You’ve been stalking nail art for months on Pinterest, and you tried unsuccessfully to give yourself a Katy Perry-inspired manicure. And then find yourself in the nail polish aisle of a drugstore, debating which hue looks best.
But before you pick out that perfect shade, know that about half of the nail polishes in the Environmental Working Group’s database contain a chemical that could be toxic. The chemical is called triphenyl (try- fen-el) phosphate, or TPP for short. It’s used in some nail polishes and manicuring products to increase their flexibility and durability, and it can also help the polish stick to your nails. Typically, TPP is used to make products like furniture cushions less flammable.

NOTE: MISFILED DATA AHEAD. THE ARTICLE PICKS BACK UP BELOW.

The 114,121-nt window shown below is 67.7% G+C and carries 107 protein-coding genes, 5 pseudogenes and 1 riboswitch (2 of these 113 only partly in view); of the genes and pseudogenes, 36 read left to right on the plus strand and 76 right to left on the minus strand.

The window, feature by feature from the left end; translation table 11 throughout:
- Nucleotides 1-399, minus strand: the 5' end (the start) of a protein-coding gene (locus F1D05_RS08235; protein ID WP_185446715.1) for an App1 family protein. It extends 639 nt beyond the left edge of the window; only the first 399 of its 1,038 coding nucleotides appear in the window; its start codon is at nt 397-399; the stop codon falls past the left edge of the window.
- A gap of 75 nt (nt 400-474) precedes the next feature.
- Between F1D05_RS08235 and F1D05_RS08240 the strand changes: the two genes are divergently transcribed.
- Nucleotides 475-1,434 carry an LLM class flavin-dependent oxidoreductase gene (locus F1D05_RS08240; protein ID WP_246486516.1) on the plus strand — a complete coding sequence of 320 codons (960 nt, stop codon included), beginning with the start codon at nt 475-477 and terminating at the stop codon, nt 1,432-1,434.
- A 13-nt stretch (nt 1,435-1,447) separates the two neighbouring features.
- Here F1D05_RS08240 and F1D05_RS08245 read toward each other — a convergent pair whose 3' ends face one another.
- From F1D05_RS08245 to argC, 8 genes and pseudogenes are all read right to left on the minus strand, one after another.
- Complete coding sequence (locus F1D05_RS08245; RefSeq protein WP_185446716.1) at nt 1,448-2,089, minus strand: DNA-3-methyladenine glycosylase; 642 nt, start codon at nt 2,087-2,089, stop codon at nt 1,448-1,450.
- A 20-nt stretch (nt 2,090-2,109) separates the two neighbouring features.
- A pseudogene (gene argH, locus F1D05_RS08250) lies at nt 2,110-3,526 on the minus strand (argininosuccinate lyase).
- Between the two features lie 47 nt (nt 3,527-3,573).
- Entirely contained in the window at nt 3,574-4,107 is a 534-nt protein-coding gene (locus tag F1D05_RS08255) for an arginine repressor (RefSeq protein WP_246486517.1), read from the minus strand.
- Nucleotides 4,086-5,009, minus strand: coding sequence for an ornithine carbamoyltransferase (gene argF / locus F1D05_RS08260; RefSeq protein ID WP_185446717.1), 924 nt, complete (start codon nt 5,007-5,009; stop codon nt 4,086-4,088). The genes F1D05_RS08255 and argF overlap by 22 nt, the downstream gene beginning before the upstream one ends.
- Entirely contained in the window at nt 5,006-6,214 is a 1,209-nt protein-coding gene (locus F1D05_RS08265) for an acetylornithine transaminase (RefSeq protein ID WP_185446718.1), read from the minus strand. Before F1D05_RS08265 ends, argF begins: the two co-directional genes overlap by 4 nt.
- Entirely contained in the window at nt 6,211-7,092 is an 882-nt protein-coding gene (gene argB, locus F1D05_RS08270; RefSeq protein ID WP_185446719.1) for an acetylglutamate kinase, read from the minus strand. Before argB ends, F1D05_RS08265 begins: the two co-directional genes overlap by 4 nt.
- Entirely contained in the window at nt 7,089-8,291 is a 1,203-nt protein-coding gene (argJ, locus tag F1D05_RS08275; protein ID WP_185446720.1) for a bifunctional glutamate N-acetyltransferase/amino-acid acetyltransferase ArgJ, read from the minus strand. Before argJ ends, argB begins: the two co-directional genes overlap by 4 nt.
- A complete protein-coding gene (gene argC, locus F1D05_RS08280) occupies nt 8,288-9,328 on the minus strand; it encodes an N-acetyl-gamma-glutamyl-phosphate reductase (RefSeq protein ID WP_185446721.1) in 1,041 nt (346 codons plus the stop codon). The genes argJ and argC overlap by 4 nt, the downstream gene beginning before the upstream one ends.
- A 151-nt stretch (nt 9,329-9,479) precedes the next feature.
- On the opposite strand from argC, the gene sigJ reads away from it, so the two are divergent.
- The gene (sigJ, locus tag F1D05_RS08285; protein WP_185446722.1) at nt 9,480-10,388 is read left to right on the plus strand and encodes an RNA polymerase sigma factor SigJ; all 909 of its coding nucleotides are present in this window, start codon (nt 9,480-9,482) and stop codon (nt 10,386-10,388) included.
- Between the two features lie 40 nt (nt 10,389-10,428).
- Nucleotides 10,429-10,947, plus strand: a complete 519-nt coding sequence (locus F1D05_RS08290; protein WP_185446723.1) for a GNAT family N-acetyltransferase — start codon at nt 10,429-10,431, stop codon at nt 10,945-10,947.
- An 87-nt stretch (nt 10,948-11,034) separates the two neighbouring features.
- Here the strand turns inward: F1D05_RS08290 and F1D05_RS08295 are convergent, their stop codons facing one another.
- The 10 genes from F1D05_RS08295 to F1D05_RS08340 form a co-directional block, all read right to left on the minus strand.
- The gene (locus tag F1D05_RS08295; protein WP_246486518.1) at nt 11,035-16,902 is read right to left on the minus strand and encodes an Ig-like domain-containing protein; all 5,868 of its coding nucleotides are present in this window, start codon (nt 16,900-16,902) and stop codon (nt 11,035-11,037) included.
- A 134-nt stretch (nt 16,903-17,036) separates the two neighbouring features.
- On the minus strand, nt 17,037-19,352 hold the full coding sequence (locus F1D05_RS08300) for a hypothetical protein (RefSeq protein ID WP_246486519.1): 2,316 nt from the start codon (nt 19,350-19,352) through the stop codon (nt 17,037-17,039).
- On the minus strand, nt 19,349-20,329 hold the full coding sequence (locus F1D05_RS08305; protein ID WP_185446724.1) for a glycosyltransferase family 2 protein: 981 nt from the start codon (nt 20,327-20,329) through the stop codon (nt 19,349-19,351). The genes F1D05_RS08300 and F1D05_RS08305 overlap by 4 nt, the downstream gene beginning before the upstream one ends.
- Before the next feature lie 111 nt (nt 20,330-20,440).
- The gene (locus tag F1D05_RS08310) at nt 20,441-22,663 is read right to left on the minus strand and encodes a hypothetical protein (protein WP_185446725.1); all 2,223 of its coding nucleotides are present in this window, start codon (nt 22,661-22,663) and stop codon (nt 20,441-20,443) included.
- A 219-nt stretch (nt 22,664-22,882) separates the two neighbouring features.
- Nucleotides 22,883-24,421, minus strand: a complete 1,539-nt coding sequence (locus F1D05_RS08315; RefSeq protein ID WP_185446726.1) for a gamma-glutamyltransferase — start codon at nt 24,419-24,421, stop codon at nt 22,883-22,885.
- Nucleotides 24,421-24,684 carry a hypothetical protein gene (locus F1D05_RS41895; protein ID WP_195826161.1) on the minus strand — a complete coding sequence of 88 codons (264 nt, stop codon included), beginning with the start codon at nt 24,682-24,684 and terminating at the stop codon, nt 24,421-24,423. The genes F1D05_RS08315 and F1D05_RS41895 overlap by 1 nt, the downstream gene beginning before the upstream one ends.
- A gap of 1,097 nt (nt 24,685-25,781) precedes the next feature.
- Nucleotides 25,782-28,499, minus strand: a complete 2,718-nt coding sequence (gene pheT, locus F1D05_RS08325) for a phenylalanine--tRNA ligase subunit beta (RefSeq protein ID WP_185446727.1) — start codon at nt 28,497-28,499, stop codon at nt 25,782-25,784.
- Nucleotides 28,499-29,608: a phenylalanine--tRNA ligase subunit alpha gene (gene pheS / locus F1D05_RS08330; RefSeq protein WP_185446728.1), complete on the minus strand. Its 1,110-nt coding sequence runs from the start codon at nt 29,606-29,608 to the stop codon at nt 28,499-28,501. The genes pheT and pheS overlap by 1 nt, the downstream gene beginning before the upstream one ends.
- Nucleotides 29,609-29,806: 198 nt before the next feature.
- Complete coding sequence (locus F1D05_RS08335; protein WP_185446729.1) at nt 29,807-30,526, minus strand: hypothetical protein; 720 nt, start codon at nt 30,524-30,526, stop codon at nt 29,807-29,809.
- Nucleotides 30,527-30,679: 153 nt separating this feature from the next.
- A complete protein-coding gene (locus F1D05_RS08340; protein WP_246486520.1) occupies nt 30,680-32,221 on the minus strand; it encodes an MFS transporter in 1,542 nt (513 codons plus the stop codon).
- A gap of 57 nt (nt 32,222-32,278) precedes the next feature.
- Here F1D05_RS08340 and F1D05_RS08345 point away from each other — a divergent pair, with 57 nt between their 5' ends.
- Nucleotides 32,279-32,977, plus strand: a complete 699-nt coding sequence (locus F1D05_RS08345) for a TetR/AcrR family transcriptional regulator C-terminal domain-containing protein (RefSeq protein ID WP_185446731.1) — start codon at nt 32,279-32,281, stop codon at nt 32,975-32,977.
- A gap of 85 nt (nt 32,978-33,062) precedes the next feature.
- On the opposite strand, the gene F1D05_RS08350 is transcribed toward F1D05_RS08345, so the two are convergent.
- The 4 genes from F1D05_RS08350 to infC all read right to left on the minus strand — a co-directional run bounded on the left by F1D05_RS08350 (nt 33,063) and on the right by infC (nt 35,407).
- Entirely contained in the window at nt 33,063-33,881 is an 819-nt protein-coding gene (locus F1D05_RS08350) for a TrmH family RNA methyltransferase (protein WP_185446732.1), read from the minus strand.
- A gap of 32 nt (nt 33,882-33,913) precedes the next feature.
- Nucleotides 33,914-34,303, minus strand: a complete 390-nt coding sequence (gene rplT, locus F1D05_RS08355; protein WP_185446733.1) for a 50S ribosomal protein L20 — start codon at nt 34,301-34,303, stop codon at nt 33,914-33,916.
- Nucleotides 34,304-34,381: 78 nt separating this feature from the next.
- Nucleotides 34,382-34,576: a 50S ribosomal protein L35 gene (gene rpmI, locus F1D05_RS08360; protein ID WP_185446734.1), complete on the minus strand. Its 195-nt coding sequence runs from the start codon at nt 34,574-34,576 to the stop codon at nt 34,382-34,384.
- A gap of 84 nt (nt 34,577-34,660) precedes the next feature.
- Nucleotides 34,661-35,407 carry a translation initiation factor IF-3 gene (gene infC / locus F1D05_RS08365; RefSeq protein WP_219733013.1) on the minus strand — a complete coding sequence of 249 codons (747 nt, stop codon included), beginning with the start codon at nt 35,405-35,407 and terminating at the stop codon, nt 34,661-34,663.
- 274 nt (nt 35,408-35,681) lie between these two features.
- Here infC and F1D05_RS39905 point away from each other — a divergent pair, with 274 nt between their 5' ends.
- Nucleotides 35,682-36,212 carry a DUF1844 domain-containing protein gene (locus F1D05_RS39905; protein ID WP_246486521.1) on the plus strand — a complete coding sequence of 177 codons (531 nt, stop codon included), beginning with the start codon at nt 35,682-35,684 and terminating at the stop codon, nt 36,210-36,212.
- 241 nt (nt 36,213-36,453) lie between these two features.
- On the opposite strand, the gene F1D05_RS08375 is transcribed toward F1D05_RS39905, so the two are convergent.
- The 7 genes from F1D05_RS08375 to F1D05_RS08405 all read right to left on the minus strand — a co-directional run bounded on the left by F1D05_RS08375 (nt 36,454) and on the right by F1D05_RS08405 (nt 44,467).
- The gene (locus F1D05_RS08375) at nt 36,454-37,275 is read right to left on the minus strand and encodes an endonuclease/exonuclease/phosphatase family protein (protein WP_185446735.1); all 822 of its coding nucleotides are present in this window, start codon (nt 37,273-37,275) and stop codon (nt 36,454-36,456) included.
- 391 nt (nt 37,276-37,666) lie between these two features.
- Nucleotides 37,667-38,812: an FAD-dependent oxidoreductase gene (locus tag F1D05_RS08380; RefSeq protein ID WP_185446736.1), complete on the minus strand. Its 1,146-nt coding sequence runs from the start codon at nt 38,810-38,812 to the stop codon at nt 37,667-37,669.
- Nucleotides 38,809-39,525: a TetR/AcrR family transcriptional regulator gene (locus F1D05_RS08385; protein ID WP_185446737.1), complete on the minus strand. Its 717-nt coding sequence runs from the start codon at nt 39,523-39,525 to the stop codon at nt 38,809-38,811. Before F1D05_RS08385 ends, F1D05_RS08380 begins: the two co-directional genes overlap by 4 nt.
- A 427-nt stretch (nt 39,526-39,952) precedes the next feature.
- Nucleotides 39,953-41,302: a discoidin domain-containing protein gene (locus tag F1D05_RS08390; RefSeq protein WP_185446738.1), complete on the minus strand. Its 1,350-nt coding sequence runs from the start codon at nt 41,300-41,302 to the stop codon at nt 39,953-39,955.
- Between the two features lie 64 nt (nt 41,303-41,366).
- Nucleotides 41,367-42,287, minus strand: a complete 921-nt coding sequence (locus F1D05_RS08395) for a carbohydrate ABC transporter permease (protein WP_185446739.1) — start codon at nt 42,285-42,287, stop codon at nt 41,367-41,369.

TPP in nail polish could seep through the wearer’s nails over time, according to a recent study by the Environmental Working Group and Duke University. This study doesn’t necessarily prove that TPP is toxic to humans, but it does show that chemicals can come into our bodies through fingernails.
In the past, scientists who studied TPP’s effects found that mice that were exposed to the chemical for about a month had shrunken testes. In another study, rats that were exposed to a fire retardant mixture containing TPP were obese, and females went through early puberty. Human men are also affected by TPP: One study found that higher levels of the chemical in homes was linked lower sperm counts.
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